Kildare are on the lookout for a new football manager after Cian O’Neill’s decision to end his four-year involvement with the Lilywhites.
O’Neill, who took over in October of 2015, is the fourth county football manager to depart this summer, following the already departed Paul McLoughlin (Wexford), Liam Kearns (Tipperary), and Malachy O’Rourke (Monaghan).
O’Rourke is amongst several names being mentioned in the race to succeed O’Neill.
Internally, former Lilywhites captain Glenn Ryan was in the hunt when O’Neill got the nod four years ago. Ryan previously served as Longford manager and guided the Kildare U21s to the 2008 All-Ireland final.
Davy Burke led the county to All-Ireland U20 glory last year but then resigned in October. He said his decision “boiled down to me wanting to push on and progress, and I felt that opportunity was not available within Kildare at the moment”.
In his parting statement, O’Neill said his chief regret was that the group did not always reach their potential.
Having been relegated from Division 1 of the Allianz league last year, Kildare were unable to return to the top flight this spring. Comprehensive defeats to Dublin and Tyrone, the latter in round three of the qualifiers, brought an end to their championship involvement this summer.
“As a proud Kildare man, it was an honour to have been given the opportunity to work with an exceptional group of players. Unfortunately, the successes of consecutive promotions from Division 3 to Division 1, a first Leinster final in eight years, and progression to the Super 8s in 2018 were met with equal disappointment across these four years where, frustratingly, we didn’t always reach our potential as a group,” he wrote.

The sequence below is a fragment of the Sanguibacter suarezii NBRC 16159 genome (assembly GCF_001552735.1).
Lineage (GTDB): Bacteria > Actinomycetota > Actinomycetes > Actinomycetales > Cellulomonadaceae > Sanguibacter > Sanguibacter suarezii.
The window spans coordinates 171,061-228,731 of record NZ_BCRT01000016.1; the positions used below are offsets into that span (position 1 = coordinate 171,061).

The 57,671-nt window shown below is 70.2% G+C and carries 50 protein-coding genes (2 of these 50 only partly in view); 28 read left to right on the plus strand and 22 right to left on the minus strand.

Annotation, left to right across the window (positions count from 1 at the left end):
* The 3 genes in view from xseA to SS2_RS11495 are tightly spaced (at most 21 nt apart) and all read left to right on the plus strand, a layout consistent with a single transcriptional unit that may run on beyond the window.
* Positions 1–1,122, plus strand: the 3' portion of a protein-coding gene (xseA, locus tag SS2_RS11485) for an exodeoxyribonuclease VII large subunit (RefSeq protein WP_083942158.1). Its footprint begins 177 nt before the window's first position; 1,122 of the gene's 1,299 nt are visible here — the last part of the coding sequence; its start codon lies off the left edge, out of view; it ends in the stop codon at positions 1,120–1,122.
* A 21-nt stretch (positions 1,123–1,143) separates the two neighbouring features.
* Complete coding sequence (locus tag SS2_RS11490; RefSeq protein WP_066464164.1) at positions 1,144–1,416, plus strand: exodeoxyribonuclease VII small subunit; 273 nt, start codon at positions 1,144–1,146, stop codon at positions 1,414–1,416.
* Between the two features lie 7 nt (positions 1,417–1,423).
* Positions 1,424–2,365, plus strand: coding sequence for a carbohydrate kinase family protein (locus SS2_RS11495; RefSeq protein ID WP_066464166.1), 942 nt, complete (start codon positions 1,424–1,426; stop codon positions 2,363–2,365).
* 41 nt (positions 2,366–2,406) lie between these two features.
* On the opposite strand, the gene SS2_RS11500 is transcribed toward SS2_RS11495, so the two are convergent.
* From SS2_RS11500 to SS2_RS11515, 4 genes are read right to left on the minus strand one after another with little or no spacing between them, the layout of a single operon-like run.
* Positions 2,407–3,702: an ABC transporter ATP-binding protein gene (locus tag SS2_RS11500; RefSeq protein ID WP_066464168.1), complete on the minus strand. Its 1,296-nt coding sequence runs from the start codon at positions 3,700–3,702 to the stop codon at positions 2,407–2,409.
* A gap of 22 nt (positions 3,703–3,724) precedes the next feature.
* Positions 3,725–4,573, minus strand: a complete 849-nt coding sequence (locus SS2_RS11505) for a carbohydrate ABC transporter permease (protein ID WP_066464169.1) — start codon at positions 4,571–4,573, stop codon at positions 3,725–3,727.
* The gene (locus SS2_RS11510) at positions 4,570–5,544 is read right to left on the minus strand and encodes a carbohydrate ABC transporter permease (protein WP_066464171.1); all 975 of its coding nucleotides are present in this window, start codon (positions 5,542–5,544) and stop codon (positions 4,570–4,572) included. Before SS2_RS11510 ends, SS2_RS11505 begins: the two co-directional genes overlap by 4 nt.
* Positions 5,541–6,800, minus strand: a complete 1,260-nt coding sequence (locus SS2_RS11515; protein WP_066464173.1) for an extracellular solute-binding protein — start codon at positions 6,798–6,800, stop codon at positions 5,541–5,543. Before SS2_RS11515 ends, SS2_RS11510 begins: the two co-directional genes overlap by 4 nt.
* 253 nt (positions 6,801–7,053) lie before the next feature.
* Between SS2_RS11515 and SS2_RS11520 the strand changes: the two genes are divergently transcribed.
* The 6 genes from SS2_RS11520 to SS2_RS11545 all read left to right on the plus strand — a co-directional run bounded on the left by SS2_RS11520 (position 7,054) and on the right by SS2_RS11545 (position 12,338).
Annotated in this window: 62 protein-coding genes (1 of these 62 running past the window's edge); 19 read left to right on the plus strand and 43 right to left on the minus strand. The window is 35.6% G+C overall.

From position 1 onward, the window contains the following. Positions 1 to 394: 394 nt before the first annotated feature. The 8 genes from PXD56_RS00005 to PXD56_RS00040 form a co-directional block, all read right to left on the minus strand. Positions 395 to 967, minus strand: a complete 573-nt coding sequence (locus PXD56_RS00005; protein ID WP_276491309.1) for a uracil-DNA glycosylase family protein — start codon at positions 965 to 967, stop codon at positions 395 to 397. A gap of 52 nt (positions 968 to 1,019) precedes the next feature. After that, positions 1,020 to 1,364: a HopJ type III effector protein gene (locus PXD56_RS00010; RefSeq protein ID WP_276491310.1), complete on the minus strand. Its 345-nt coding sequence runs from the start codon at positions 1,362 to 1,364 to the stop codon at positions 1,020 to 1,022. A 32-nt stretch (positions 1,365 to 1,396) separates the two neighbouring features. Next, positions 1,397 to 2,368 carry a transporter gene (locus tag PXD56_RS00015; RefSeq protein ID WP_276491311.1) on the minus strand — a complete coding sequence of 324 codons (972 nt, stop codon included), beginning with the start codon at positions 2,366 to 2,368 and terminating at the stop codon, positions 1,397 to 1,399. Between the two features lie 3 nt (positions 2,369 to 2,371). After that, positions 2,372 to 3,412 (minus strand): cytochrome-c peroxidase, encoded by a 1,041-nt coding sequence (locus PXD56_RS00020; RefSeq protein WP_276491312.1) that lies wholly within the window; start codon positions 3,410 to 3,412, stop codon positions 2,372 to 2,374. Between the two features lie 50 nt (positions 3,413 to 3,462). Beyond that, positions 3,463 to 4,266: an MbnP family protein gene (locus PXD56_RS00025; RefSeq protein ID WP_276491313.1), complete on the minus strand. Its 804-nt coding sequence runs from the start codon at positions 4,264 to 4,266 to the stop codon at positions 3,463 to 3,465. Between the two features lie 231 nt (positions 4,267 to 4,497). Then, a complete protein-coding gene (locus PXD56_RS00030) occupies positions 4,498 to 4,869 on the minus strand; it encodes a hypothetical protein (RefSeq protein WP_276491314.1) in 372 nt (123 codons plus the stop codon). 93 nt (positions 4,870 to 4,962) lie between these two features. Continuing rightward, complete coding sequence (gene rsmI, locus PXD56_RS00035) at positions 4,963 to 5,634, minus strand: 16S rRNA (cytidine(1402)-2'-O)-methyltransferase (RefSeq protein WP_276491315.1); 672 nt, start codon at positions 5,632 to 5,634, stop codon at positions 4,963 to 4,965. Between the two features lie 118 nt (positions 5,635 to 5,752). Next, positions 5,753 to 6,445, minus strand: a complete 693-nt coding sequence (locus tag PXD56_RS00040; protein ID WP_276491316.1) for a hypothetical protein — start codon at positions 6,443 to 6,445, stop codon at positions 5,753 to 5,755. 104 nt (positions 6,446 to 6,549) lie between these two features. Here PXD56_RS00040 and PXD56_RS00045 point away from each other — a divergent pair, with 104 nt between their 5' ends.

As manager, this is my greatest regret and, ultimately, my responsibility. This undoubtedly informed my decision to step away. This will, hopefully, leave time and space for my successor and the chosen group of players to take the challenge to a new level under a new direction.
O’Neill added: “To an incredible bunch of players, it was truly an honour to have worked with you.
"Your effort, diligence, and commitment to be the best player you could be was what kept us all going in difficult times and laid the foundation for our relative successes in the good times.
“After four years of travelling from Cork to Kildare three-four times a week, and with it a level of commitment and selfishness that means other aspects of life undoubtedly suffer, it’s time to hand the baton over.”